Tuesday 30 September 2008

What a terrible waste!

I spent the last couple of days in Dublin, judging the World Cheese Awards (see right). You can read more about it on my cheese blog, The Cheeselover, but there was one thing I wanted to share with you here.

At the end of the judging all the cheeses - some 2000 of them, worth thousands of pounds were apparently destroyed, for 'health and safety' reasons. They were apparently going to be rendered into 'cheese powder' whatever that is.

I'm sure the organisers are abiding by the letter of the law. Some of the cheeses were laid out overnight and certainly it would have been foolish not to dispose of the more perishable ones. But not to do anything with the aged cheeses which would have been perfectly edible is complete madness. As a cheeselover it makes me indignant. As an ordinary member of the public thinking about the use to which all that good food could be put I feel just plain angry.

I'm sure this is not the only example of profligate waste. Shops and restaurants have to throw away perfectly good food all the time. Isn't it about time we introduced some common sense into the regulations and treated our fellow citizens as grown ups capable of making their own choices about whether food is fit to eat or not?

Friday 26 September 2008

French-style pork chops with cream and mustard

It's been a bit of a crazy week in Bristol. The long-awaited £500 million shopping centre Cabot Circus has just opened with huge razmatazz. We went down for the opening of Harvey Nichols (a friend was doing the PR!) which bizarrely included a striptease by Dita Von Teese. There are apparently 25 (twenty five) restaurants in the new development. How will they possibly fill them all?

Easily if the crowds this week are anything to go by. Certainly in London restaurants are still heaving. I tried to get into two yesterday and they couldn't offer a table until after 2pm. I thought we were supposed to be in the middle of the worst recession since the Great Depression

Anyway, I digress. A recipe, and not before time. After the Harvey Nix bash we went round the corner to a brilliant new food shop and café in St Nicholas market called Taste@ St Nicks. I expected the prices to be food hall standard but they were surprisingly reasonable for the quality. They also supply restaurants in the West Country and sell to consumers at roughly the same price as they sell to chefs.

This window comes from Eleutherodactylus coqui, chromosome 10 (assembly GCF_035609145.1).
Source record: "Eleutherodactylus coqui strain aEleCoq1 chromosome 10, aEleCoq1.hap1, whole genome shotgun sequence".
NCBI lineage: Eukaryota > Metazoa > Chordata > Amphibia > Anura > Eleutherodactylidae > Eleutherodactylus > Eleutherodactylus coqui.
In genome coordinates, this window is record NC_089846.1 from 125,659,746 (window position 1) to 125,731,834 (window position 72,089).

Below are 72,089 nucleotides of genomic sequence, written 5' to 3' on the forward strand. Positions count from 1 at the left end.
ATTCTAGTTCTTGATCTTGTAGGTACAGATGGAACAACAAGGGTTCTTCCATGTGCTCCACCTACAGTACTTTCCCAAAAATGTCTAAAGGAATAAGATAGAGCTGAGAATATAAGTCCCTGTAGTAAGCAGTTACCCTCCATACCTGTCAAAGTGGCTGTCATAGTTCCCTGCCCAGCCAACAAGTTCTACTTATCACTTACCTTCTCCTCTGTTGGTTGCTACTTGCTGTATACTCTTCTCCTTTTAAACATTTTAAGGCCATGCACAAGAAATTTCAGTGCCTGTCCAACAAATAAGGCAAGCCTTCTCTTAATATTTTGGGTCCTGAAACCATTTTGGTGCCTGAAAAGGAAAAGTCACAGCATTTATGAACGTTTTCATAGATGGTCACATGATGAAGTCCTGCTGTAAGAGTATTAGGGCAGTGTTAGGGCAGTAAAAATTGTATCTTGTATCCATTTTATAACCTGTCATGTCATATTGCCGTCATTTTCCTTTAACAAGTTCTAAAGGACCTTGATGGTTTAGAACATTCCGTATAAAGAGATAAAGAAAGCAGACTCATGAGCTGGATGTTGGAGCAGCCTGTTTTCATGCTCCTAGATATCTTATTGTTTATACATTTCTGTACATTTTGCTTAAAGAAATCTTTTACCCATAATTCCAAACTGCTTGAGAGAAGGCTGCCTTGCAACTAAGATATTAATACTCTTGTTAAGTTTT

They had some fantastic pork chops (above) which reminded me we hadn't had this classic French bistro recipe, which comes from my student book Beyond Baked Beans Budget, for a while. Hope you enjoy it.

French-style pork chops with cream and mustard
Serves 2
1 tbsp vegetable, sunflower or olive oil
15g butter
2 medium-sized pork chops
125g chestnut or button mushrooms, rinsed and sliced
100ml dry white wine or vegetable stock made with 1/2 tsp vegetable bouillon
1/2 tsp chopped fresh thyme or 1/4 tsp dried thyme
2 tsp Dijon mustard
2-3 tbsp double cream or crème fraîche
Ground black pepper and lemon juice
Heat a medium sized frying pan and add the oil. When it’s hot add the butter, then lay the pork chops in the pan. Brown for about 2-3 minutes on each side, then turn the heat down and cook for a further 3 minutes or so each side depending how thick they are. Remove from the pan and set aside on a warm plate. Cook the mushrooms in the remaining oil and butter until lightly browned. Scoop them out and add to the pork. Pour in the wine or stock, add the thyme and bubble up until the liquid has reduced by about two thirds. Take the pan off the heat and stir in the cream or crème fraîche and mustard then warm through gently taking care not to let the sauce boil. Season with salt and plenty of black pepper (and a squeeze of lemon juice if you're using cream rather than crème fraîche). Return the chops and the mushrooms to the pan together with any juices, heat through for another couple of minutes then serve with boiled new potatoes or buttered tagliatelle and some green beans or broccoli, I suggest.

Monday 22 September 2008

Chaps, cheeks and trotters

News in the Guardian today that Waitrose is to start selling Bath chaps, ox cheeks and trotters from next month. Which sounds like good news except for the fact that it will almost certainly drive the price of these thrifty cuts up. Lamb shanks, once a cheap food, are no longer a bargain buy. Ox cheeks (which are delicious) will probably follow suit, particularly if the other supermarkets decide they have to stock them too.

And I wonder how many people will actually cook with them? I must confess that even when I was researching The Frugal Cook I didn't use any of them (though I did use ox liver, scrag end of lamb and ham hocks). It takes time and time is what most people are short of these days.

Do you buy these sort of cuts? Would you if you could get hold of them easily? (Obviously you needn't answer if you're a veggie . . . )

Thursday 18 September 2008

Classy chocolate at a budget price

Although I wouldn't describe myself as a chocaholic I do have a weakness for fine dark chocolate which I justify on the basis that it's good for me.

I'm always on the lookout for the perfect bar but until this week the ones I've liked have all been pretty pricey. Except for one we buy in France which it would be pointless to recommend to you here.